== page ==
Content of the Book Top

It is well understood from the title Pathyapathya Vinishchaya that Pathya (wholesome) and Apathya (unwholesome) according to the disease have been discussed in the book. The text was written around sixteenth century AD by Shri Vishwanath Sen of Odisha. It is a comprehensive treatise specially dedicated to Pathyapathya. The text starts with the salutation to Lord Shiva. The author emphasizes that in all conditions, the physician should carefully decide the three things, viz., Nidana (etiology), Pathya (wholesome items), and Apathya (unwholesome items). Advocating the importance of Pathya, he further adds that disease is alleviated only by using wholesome items without any drug; on the contrary, even a lot of medicine cannot work if Pathya is not followed properly. At the end of introductory verse, it is mentioned that the Pathya should be decided by the physician considering Dosha (regulatory functional factors of the body), Dushya (that gets vitiated by aggravated Dosha), place, time, suitability, psychological condition, strength, age, constitution, drug, digestive power, food, etc.

The subject matter is given according to diseases starting with Jvara (fever) and ending with Visharoga (poisoning) covering total 75 diseases/conditions in 62 chapters [Table 1]. After describing various diseases/conditions, Vyadhisamkararoga (occurrence of two or more diseases at the same time) is mentioned. In the context of every disease, Pathya and then Apathya are described in terms of Aushadha (medicine), Anna (diet), and Vihara (lifestyle). At the end of the treatise, medicine, diet, and lifestyle have been described according to the Dosha (regulatory functional factors of the body) and six Ritu (seasons) [Table 2].
Table 1: Description of Pathya–Apathya Ahara and Vihara in respective diseases/conditions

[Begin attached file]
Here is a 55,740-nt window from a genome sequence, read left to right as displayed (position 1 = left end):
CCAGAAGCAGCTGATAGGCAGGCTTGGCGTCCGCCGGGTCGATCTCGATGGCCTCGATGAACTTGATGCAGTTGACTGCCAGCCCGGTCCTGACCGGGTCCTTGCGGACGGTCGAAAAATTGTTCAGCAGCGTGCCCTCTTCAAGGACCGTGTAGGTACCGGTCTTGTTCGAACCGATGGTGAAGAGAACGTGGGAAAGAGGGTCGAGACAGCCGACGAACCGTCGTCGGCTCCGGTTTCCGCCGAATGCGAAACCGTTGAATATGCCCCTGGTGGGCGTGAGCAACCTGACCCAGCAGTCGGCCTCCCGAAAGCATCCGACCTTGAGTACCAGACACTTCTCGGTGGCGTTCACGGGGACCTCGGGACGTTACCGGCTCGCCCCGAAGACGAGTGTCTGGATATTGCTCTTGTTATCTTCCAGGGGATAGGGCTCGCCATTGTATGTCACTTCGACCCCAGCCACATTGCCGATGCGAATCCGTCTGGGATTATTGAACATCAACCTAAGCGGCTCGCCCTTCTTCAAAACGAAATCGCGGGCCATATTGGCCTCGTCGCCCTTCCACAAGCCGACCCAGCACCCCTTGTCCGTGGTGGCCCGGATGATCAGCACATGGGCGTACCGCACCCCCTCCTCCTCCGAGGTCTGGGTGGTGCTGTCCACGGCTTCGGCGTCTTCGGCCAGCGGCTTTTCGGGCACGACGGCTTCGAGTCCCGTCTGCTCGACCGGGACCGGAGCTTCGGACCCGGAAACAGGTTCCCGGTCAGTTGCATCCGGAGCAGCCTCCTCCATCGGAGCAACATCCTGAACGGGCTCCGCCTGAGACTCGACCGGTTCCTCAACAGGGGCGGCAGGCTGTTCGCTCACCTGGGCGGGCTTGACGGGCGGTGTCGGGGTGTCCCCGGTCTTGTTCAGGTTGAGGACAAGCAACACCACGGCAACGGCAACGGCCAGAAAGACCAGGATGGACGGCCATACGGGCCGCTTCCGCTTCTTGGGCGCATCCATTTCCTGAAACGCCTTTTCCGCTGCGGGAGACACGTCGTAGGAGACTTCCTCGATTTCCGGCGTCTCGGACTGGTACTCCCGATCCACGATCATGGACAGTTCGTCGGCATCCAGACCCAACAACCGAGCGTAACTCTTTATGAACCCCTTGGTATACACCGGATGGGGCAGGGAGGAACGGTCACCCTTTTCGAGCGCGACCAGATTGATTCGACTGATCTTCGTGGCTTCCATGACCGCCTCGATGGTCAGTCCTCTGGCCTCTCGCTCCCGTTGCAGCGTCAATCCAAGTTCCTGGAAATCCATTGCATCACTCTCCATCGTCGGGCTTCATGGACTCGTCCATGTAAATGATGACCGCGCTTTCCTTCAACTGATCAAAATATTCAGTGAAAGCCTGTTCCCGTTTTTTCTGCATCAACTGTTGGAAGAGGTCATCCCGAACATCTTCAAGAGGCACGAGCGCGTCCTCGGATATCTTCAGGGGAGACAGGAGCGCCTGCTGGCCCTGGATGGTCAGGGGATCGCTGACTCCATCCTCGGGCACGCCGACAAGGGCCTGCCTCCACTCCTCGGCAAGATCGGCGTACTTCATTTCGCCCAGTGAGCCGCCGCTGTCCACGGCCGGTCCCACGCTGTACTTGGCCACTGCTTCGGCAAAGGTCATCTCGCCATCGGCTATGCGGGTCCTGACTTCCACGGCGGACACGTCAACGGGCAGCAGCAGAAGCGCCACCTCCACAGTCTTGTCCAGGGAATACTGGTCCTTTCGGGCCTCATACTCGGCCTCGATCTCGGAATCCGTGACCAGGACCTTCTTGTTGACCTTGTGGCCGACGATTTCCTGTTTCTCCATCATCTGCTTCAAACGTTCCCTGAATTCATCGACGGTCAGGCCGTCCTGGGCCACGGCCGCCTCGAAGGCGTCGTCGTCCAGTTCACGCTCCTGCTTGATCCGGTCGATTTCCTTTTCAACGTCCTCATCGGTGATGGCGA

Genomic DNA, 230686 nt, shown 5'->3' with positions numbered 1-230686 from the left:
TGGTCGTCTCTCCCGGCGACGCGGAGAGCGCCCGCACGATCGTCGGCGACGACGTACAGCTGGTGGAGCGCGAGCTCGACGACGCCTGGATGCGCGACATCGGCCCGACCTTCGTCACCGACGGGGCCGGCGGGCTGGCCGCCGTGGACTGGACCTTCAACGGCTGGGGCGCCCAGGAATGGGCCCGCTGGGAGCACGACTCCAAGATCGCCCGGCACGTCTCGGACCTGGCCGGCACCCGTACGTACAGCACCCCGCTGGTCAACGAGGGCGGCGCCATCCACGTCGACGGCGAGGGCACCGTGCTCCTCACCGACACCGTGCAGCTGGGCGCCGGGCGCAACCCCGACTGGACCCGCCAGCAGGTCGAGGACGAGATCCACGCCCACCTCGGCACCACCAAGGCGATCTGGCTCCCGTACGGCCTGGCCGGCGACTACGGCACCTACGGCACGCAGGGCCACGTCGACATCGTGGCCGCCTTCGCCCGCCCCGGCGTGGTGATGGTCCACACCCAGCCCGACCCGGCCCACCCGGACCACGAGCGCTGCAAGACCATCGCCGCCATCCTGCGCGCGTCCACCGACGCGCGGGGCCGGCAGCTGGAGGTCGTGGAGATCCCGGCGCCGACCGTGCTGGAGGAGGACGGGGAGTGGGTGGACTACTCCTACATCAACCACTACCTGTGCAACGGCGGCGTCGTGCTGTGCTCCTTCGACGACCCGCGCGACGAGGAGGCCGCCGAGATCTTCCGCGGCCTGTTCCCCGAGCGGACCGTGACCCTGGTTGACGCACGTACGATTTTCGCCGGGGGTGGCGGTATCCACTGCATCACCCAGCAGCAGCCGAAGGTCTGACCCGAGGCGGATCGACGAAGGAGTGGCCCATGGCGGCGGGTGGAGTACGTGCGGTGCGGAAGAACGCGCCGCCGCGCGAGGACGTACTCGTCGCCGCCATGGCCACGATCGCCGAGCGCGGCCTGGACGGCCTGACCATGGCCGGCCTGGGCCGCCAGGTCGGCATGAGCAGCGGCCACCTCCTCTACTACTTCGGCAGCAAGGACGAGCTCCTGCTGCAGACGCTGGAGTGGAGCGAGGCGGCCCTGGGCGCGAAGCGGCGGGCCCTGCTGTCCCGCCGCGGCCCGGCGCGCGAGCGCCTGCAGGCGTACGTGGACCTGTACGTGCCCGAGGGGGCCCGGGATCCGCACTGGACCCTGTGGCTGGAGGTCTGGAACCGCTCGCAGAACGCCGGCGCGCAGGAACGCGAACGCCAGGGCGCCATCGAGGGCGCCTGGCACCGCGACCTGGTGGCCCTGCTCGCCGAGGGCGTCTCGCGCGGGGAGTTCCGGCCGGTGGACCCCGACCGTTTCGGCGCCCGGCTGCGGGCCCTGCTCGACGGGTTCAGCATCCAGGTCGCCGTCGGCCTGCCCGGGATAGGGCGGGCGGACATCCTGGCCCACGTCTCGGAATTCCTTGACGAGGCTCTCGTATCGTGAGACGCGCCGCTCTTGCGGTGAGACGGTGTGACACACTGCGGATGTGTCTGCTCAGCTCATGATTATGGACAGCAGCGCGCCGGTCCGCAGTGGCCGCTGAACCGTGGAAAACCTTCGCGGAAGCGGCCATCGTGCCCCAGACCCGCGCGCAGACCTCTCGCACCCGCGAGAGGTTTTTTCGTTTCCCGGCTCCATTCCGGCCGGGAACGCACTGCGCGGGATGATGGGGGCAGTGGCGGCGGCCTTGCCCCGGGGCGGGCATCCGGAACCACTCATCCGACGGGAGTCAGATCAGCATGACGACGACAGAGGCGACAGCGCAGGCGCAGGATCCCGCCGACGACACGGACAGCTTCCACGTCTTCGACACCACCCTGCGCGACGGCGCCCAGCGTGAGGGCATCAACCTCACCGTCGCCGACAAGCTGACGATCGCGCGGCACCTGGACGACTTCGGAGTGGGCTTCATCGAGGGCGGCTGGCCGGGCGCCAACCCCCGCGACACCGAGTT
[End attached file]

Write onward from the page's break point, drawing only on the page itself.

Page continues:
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Table 2: Description of Pathya–Apathya Ahara and Vihara in Dosha/Ritu (season)

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Purana Shali (old rice) is mostly recommended as wholesome followed by common cereals and pulses. Fruits such as Draksha (grapes), Rasala (mango), Kalinda (watermelon), Bhavya (Dillenia indica L.), Vikankata (Flacourtia indica [Burm.f.] Merr.), ripe palm fruit along with the top portion of areca nut, date palm, coconut, and palm trees are also described in text as wholesome items. Plants such as Vijaya (Cannabis sativa L.) and Ahiphena (Papaver somniferum L.) are used in the context of Atisara (diarrhea) and Grahani (disorders of lower gastrointestinal tract).

Among the vegetables Shalincha (Alternanthera sessilis [L.] R.Br. ex DC.) is the most commonly prescribed as wholesome in the text followed by Vetragra (tip of Salix caprea L.), Kanchata (Commelina benghalensis L.), Sunishannaka (Marsilea minuta L.), Kushmanda (Benincasa hispida [Thunb.] Cogn.), etc.

In addition to Pathyapathya, the text also contains information on Panchakarma (five internal bio-cleansing therapies), viz., therapeutic emesis, purgation, unctuous enema, non-oily enema, and Errhine therapy, along with the two preparatory measures Snehana (oleation) and Svedana (sudation) are mentioned in both the groups, i.e. wholesome and unwholesome, in respective diseases.